We love the side-facing drive bays, and the fact they are tool-less. You can install 3.5in drives simply by clipping the holder to them and sliding them into the bay, but you can screw them down, too, if you're the secure type. What we'd love is for the case to also have SATA and power connections fixed at the rear of the drives bays, so that you didn't have to snake cables to each drive — similar to the design Alienware uses. (Don't ask us what would happen at the other end of those cables!) But it just means you have to spend more time (and love) putting your machine together and making your cabling as neat as possible. You can install 2.5in solid state drives by screwing them into the drive holders using the screw holes at the bottom of the drive.
The front of the case is quite spectacular. It has a magnetically held door that drops when you push it down to expose the three 5.25in drives and the two external 3.5in hard drive bays. You can simply slide a 3.5in drive into these two bays and lock it into place, and then pull the lever to get it back out again. Be careful when removing the drives from these bays though; because there are no rails holding them up, after they get about half way out they will droop down; remember to hold them all the way out.
DVD burners and Blu-ray drives can be installed through the front of the case, too, but you'll need to open up the side panel to release the spring-loaded pin mechanism. Press it once to unlock, slide your drive into place then press it again to lock it in.
You can install the power supply through the rear of the case, and there is a soft pad for it to sit on so that it isn't flush against the metal.
If you'll be ordering this case, you'll need to be prepared for the big box that will arrive, which is roomy enough to house a small person. The case itself is quite heavy at 22kg and may require some help lifting, so have some mates around just in case.
There is no doubt it's a good quality case and it offers a lot of room for those of you who want to install multiple graphics cards and loads of internal storage devices. It's logical to work on, it looks good and it has a comprehensive front panel that will no doubt take some time to hook up properly — we're still going.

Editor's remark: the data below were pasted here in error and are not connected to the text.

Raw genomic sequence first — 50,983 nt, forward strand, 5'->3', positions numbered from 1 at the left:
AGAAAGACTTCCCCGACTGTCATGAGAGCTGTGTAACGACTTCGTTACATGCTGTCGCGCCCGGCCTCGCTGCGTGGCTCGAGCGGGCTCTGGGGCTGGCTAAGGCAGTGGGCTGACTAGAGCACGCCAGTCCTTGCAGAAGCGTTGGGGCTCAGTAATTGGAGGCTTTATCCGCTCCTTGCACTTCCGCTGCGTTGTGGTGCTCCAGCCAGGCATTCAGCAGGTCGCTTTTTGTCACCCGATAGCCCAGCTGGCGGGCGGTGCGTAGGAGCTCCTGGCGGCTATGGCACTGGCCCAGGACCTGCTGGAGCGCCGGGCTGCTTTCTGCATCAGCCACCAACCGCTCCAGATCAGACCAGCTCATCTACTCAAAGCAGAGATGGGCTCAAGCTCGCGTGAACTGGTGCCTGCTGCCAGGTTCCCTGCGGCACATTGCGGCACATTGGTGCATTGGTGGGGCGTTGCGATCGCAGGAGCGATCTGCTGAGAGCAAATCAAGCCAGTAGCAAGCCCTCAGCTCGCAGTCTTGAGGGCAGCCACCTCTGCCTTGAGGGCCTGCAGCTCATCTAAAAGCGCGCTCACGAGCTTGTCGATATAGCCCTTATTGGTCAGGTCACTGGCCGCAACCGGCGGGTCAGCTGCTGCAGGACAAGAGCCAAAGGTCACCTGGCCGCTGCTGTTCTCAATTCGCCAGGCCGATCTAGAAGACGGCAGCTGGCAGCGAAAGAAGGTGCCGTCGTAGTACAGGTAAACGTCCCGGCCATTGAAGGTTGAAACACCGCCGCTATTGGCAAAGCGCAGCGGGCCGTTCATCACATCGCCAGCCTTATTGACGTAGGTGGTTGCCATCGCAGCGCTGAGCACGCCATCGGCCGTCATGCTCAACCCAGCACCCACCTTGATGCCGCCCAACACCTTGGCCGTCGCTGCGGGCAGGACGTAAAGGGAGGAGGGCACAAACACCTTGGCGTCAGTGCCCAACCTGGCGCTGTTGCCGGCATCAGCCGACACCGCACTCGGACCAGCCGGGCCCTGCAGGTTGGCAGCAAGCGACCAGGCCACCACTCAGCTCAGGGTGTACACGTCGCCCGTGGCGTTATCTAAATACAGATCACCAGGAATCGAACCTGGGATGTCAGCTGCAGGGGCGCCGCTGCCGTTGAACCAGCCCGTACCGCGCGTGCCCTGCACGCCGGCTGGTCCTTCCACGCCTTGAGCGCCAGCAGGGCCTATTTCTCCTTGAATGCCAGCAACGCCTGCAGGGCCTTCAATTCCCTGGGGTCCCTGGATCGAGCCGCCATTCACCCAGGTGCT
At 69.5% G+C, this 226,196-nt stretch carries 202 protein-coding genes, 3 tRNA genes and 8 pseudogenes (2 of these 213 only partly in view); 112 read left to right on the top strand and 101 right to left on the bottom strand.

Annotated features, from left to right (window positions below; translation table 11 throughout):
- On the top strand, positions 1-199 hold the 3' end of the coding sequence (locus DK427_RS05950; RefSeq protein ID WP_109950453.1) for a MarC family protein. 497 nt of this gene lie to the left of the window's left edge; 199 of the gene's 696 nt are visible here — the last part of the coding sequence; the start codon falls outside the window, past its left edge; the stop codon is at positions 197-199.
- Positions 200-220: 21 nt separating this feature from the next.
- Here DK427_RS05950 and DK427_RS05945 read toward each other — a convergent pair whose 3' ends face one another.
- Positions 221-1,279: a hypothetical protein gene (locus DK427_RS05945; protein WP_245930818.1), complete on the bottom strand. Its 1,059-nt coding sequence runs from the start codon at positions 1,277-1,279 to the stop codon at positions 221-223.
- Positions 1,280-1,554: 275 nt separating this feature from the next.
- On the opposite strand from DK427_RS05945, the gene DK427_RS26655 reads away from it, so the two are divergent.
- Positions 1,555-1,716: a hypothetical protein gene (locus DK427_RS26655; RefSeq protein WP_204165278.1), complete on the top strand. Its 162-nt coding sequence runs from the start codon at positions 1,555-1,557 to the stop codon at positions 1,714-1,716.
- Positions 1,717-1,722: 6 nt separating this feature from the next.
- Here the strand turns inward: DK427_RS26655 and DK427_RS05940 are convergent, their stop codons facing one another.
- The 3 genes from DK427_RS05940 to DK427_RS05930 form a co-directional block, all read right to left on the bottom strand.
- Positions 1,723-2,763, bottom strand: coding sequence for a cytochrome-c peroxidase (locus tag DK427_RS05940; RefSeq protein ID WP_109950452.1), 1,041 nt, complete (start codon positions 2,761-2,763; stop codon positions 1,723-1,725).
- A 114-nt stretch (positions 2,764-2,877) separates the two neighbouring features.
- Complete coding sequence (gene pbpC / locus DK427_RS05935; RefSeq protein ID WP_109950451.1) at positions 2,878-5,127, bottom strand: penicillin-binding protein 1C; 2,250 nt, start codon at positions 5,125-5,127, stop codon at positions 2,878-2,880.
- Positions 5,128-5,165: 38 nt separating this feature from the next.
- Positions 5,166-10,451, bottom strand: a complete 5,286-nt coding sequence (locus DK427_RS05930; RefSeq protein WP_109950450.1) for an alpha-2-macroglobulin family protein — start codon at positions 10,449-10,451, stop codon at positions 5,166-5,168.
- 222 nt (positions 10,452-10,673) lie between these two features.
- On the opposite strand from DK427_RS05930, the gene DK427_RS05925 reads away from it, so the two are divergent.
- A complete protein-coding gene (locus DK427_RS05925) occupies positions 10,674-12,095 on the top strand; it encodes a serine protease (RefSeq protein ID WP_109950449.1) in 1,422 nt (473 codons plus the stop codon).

Join the newsletter!
Most Popular Reviews
- 1 Google Pixel 3a review: Less is more
- 2 Huawei P30 Pro review: A photography powerhouse that leans into and elevates its natural strengths
- 3 Samsung Galaxy S10 review: Messy decisions mar smart evolutions
- 4 Dell G7 review: Growing pains
- 5 Nokia 8.1 review: The more things change, the more they stay the same
Latest News Articles
- Dirac makes PC market debut
- Turtle Beach acquires Roccat
- MSI give the AMD Radeon VII a launch day price
- The CES Files: Brydge Chrome Desktop
- The CES Files: Nemieo Keyboard
PCW Evaluation Team
As the Maserati or BMW of laptops, it would fit perfectly in the hands of a professional needing firepower under the hood, sophistication and class on the surface, and gaming prowess (sports mode if you will) in between.
The MSI PS63 is an amazing laptop and I would definitely consider buying one in the future.
This small mobile printer is exactly what I need for invoicing and other jobs such as sending fellow tradesman details or step-by-step instructions that I can easily print off from my phone or the Web.
Microsoft Office continues to make a student’s life that little bit easier by offering reliable, easy to use, time-saving functionality, while continuing to develop new features that further enhance what is already a formidable collection of applications
I’d recommend a Dell XPS 15 2-in-1 and the new Windows 10 to anyone who needs to get serious work done (before you kick back on your couch with your favourite Netflix show.)
It’s useful for office tasks as well as pragmatic labelling of equipment and storage – just don’t get too excited and label everything in sight!
- Huawei P30 Pro: Full, in-depth review
- Panasonic Lumix S1 review
- Google Pixel 3a review: Less is more
- Everything you need to know about Smart TVs
- What's the difference between an Intel Core i3, i5 and i7?
- Laser vs. inkjet printers: which is better?